It's hard to observe and describe things as they are if we are judging - this is why the non-judgmentally skill is so important. Our brains are wired for judgments - it's how we make sense of the world. Some judgments can be helpful for quick decisions (helpful for me to know to sit on a chair and not a dog), but certain judgments get us into trouble (yes, this includes positive judgments!) Often, judgments capture our interpretations of things, rather than the facts of how things actually are. Often we act on these interpretations rather than the facts themselves- this can lead to self- and other-criticism, jumping to conclusions, and more intense negative emotions. Positive judgments are also unhelpful - If we tell ourselves we are worthwhile, we can always be worthless. If we say we are the best at something, then if we aren't the best we are the worst. It's so easy to fall into the trap of judging, rather than being descriptive.
In mindfulness, not judging means:
not trying to speed things up or slow them down
not trying to hold on to the moment, instead just letting it happen
not wishing things were different or wanting to change things, but accepting things as they are
not labeling experiences (thoughts, emotions, situations) as good or bad - they just are
taking an "observer" role - "I'm noticing that I'm feeling sad" is a lot different then "why do I feel sad? What's wrong with me?"
not judging your judging!
Avoiding judgments and instead labeling things in objective, descriptive terms takes a lot of practice! Don't get discouraged if it doesn't come naturally to you at first. Practice makes better!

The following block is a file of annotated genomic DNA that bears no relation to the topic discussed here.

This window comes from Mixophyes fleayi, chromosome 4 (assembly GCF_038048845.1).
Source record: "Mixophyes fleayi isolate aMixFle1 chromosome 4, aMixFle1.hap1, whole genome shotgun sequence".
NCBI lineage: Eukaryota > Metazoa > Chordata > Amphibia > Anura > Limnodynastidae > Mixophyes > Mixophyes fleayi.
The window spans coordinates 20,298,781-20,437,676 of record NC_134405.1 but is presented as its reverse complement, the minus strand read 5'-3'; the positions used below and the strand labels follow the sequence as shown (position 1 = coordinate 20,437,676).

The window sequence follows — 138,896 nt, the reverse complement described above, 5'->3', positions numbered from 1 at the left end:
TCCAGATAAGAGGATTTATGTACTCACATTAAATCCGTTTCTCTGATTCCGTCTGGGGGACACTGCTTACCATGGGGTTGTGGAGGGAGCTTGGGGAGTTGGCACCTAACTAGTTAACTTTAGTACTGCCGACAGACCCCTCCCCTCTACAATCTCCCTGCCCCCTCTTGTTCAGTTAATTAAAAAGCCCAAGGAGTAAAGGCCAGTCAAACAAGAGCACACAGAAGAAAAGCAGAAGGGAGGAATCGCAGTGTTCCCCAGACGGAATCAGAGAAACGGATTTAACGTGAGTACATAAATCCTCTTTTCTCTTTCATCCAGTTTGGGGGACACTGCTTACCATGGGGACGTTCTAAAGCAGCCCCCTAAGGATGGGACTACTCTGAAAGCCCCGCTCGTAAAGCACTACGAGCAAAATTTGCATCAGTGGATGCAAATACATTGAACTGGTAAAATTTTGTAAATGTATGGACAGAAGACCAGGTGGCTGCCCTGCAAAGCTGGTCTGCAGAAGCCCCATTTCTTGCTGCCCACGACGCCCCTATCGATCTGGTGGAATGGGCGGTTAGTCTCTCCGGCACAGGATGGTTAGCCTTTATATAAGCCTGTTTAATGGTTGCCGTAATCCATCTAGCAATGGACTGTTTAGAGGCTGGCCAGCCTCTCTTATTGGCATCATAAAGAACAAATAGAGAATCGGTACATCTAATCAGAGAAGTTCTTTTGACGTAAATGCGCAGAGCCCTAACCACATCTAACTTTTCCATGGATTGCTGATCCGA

How you can integrate these skills into your life
Now for the big question, how do you actually integrate these skills into your life? We all lead very busy lives, and so sometimes we just don't have the time to sit and meditate. When that happens, it's really helpful to pair mindfulness with everyday tasks that we already complete daily. This increases mindfulness as a habit, and allows us to take much-needed pauses during our busy days. These pauses can help us increase focus, increase relaxation, and help us prioritize and problem-solve tasks.
Think about routines or daily tasks that you already do. Is there a moment that you can take to pause and be mindful? If you did, what would that mean for your day? For example, what might a mindful pause in the morning be like for you? Might it give you clarity, focus, structure? How does that compare to rushing out the door in the morning feeling frazzled and unfocused?
Tasks like washing the dishes can be a daily mindful activity. As you wash, notice the sensations that you experience. How does the water feel on your skin? What sounds do you notice? Do you smell a certain scent of soap? What is the water's temperature like?
Another idea is to take a deep breath in your car every time you stop at a stoplight. Or as soon as you arrive home, take a deep breath or a few moments to be mindful before going inside. These actions can take about 2 minutes per day, and make a really big impact on your focus and well-being.
What are other ways you can think about incorporating mindfulness into your day? The best way to be mindful is the way you're likely to practice!
If you have other tips or questions about mindfulness, feel free to comment below or share!
"Wherever you are, be there totally." -Eckhart Tolle